Streaming Science to the Market

Marty Griffin and his colleagues at Accurate Polymers Ltd. near Chicago say they have invented a better bead. Their 1-micron bead, used for purifying antibodies, has a high binding capacity, and because it is not a bacterial protein, Griffin says users can sidestep problems associated with bacterial product ligands. The inventors have worked for at least three years to refine this tiny item; now they want to take it to market. For most small companies and inventors, the product never makes it t

Paula Park
Jul 22, 2001
Marty Griffin and his colleagues at Accurate Polymers Ltd. near Chicago say they have invented a better bead. Their 1-micron bead, used for purifying antibodies, has a high binding capacity, and because it is not a bacterial protein, Griffin says users can sidestep problems associated with bacterial product ligands. The inventors have worked for at least three years to refine this tiny item; now they want to take it to market.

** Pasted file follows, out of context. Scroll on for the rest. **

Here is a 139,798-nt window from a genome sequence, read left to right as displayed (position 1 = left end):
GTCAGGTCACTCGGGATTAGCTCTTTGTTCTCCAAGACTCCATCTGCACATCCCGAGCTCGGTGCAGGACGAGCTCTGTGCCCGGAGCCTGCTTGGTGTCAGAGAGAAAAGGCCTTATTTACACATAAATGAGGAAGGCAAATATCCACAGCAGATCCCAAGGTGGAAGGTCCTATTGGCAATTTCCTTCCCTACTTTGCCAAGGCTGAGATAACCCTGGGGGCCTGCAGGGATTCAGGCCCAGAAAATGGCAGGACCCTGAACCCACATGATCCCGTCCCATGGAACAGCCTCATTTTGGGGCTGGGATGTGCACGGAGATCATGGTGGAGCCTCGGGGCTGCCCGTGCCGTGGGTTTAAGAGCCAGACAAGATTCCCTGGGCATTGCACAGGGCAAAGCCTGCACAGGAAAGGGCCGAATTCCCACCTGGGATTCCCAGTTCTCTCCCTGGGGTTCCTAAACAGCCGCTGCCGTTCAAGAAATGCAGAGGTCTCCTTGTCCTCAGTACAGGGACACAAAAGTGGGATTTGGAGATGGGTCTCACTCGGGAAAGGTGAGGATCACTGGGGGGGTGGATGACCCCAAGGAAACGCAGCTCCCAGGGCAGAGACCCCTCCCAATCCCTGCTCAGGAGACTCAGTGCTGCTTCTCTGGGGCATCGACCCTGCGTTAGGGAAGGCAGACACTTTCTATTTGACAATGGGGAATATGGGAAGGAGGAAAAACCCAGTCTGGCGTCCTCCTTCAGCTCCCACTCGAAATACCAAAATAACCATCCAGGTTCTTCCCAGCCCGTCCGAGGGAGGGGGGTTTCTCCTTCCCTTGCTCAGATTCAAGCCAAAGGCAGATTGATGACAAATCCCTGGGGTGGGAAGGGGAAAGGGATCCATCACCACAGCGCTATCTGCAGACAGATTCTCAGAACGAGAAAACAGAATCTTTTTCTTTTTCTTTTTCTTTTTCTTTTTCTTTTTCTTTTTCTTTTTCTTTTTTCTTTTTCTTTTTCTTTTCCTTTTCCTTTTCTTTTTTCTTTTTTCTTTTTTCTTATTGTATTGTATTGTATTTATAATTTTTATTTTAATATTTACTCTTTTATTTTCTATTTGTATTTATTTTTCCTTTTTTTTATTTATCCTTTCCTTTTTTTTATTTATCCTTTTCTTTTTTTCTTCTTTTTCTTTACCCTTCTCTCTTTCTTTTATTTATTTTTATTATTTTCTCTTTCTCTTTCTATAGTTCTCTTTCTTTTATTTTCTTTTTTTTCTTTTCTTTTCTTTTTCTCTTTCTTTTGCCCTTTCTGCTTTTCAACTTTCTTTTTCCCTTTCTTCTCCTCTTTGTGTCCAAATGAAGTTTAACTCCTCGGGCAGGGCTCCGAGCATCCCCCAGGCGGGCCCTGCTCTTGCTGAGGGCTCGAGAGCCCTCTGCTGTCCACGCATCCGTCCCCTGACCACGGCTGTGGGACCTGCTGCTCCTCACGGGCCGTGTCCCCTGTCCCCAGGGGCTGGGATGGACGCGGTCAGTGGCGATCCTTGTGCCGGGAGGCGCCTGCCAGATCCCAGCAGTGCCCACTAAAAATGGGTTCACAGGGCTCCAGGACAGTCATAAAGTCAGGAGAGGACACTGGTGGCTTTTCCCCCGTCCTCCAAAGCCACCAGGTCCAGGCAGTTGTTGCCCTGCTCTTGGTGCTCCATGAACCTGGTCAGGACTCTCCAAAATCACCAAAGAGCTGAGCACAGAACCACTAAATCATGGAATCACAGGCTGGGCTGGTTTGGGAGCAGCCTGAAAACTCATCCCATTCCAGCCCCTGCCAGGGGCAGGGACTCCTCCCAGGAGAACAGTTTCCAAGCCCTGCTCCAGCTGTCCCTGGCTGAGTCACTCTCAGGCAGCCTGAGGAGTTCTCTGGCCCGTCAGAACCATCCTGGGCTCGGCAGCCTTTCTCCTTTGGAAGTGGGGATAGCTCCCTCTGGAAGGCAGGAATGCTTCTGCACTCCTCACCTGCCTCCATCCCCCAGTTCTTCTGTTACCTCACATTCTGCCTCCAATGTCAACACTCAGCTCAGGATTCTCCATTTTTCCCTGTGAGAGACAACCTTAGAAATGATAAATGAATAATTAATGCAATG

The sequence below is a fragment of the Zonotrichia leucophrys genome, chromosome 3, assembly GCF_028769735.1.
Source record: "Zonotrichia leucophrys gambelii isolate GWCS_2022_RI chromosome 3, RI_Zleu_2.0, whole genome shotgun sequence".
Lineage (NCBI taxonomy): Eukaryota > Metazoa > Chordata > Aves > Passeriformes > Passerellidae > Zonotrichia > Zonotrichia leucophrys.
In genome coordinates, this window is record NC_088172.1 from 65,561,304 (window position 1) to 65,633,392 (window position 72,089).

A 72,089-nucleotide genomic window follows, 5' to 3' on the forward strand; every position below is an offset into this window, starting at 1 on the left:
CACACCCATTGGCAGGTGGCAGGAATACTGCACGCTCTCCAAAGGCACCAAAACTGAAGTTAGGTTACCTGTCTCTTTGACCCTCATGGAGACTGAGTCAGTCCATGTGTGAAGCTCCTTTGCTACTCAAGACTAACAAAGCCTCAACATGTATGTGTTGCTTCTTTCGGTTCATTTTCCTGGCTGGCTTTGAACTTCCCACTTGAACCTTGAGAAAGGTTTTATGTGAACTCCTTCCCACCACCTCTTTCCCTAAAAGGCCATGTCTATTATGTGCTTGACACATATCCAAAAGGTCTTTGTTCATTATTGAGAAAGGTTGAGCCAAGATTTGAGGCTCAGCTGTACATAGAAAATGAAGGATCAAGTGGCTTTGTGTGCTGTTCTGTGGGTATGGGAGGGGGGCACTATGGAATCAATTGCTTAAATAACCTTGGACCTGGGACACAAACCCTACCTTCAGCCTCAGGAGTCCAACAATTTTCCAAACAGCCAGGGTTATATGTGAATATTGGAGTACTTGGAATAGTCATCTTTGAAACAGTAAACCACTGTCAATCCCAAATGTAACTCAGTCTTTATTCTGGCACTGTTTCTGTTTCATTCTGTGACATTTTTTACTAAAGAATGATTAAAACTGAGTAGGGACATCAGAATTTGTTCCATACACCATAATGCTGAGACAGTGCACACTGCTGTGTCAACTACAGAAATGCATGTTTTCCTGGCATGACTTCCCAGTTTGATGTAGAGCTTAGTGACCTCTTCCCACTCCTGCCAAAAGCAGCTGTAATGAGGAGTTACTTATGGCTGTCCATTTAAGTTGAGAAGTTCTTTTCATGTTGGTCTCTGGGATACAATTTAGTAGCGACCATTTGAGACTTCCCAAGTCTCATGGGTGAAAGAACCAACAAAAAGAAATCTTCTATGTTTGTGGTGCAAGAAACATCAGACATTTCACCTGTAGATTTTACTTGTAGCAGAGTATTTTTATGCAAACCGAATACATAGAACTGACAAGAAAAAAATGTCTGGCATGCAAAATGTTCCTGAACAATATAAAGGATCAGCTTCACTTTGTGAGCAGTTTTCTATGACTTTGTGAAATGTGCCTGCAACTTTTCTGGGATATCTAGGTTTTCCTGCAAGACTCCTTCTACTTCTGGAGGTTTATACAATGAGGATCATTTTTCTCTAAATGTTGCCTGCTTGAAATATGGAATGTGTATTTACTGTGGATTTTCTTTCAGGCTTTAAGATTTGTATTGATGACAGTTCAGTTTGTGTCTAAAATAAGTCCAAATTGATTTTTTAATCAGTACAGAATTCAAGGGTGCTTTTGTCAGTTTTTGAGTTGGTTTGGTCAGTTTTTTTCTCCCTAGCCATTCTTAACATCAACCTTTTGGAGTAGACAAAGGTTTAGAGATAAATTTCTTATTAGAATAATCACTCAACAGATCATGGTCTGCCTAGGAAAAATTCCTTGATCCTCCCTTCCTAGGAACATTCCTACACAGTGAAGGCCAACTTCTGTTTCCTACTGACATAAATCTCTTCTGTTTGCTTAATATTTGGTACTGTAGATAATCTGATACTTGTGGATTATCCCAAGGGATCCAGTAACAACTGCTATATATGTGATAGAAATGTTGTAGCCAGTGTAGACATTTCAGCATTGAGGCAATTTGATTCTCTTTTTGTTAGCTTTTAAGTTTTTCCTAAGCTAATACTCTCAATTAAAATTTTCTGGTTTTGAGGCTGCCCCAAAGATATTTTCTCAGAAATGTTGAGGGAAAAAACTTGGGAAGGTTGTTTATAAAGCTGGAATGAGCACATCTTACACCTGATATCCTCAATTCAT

For most small companies and inventors, the product never makes it to market, because the inventors haven't anticipated the financial and regulatory requirements of downstream funders, users, and consumers, according to Clifford Goodman, senior scientist for medical technology at the Lewin Group, a health-care consultancy firm. "The beauty of a technology is not enough today," adds Goodman, who addressed participants in a National Institutes of Health Small Business Innovation Research/Small Business Technology Transfer program conference in Washington, D.C.,...

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